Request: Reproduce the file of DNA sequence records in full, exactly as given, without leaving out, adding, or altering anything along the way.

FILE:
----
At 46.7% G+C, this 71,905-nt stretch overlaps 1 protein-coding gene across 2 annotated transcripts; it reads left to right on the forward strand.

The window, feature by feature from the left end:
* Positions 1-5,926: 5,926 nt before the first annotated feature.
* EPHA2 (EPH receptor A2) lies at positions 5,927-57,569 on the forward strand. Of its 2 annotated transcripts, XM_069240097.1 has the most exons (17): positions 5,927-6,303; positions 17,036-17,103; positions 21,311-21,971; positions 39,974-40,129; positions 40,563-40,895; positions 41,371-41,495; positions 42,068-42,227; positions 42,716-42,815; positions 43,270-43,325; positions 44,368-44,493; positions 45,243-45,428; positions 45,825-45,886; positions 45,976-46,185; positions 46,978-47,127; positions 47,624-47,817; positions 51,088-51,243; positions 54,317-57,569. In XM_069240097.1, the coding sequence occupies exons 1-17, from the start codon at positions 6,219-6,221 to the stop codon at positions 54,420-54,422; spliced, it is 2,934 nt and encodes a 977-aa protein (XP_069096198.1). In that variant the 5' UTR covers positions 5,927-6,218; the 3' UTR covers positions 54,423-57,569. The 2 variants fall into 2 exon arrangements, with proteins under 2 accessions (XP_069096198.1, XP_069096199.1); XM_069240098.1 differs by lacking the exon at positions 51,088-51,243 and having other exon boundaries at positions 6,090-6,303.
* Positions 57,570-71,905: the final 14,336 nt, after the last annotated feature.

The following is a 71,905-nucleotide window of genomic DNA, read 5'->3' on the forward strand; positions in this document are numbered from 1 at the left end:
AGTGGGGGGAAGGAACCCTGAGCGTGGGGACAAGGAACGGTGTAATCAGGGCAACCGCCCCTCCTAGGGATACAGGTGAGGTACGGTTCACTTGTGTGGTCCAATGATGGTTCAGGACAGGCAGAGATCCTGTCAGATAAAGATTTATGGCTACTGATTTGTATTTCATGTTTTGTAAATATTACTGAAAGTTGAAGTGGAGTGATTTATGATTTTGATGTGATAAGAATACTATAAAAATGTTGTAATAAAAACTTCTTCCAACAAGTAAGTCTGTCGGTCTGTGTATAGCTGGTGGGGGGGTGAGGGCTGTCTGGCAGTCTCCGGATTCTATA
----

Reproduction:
At 46.7% G+C, this 71,905-nt stretch overlaps 1 protein-coding gene across 2 annotated transcripts; it reads left to right on the forward strand.

The window, feature by feature from the left end:
* Positions 1-5,926: 5,926 nt before the first annotated feature.
* EPHA2 (EPH receptor A2) lies at positions 5,927-57,569 on the forward strand. Of its 2 annotated transcripts, XM_069240097.1 has the most exons (17): positions 5,927-6,303; positions 17,036-17,103; positions 21,311-21,971; positions 39,974-40,129; positions 40,563-40,895; positions 41,371-41,495; positions 42,068-42,227; positions 42,716-42,815; positions 43,270-43,325; positions 44,368-44,493; positions 45,243-45,428; positions 45,825-45,886; positions 45,976-46,185; positions 46,978-47,127; positions 47,624-47,817; positions 51,088-51,243; positions 54,317-57,569. In XM_069240097.1, the coding sequence occupies exons 1-17, from the start codon at positions 6,219-6,221 to the stop codon at positions 54,420-54,422; spliced, it is 2,934 nt and encodes a 977-aa protein (XP_069096198.1). In that variant the 5' UTR covers positions 5,927-6,218; the 3' UTR covers positions 54,423-57,569. The 2 variants fall into 2 exon arrangements, with proteins under 2 accessions (XP_069096198.1, XP_069096199.1); XM_069240098.1 differs by lacking the exon at positions 51,088-51,243 and having other exon boundaries at positions 6,090-6,303.
* Positions 57,570-71,905: the final 14,336 nt, after the last annotated feature.

The following is a 71,905-nucleotide window of genomic DNA, read 5'->3' on the forward strand; positions in this document are numbered from 1 at the left end:
AGTGGGGGGAAGGAACCCTGAGCGTGGGGACAAGGAACGGTGTAATCAGGGCAACCGCCCCTCCTAGGGATACAGGTGAGGTACGGTTCACTTGTGTGGTCCAATGATGGTTCAGGACAGGCAGAGATCCTGTCAGATAAAGATTTATGGCTACTGATTTGTATTTCATGTTTTGTAAATATTACTGAAAGTTGAAGTGGAGTGATTTATGATTTTGATGTGATAAGAATACTATAAAAATGTTGTAATAAAAACTTCTTCCAACAAGTAAGTCTGTCGGTCTGTGTATAGCTGGTGGGGGGGTGAGGGCTGTCTGGCAGTCTCCGGATTCTATA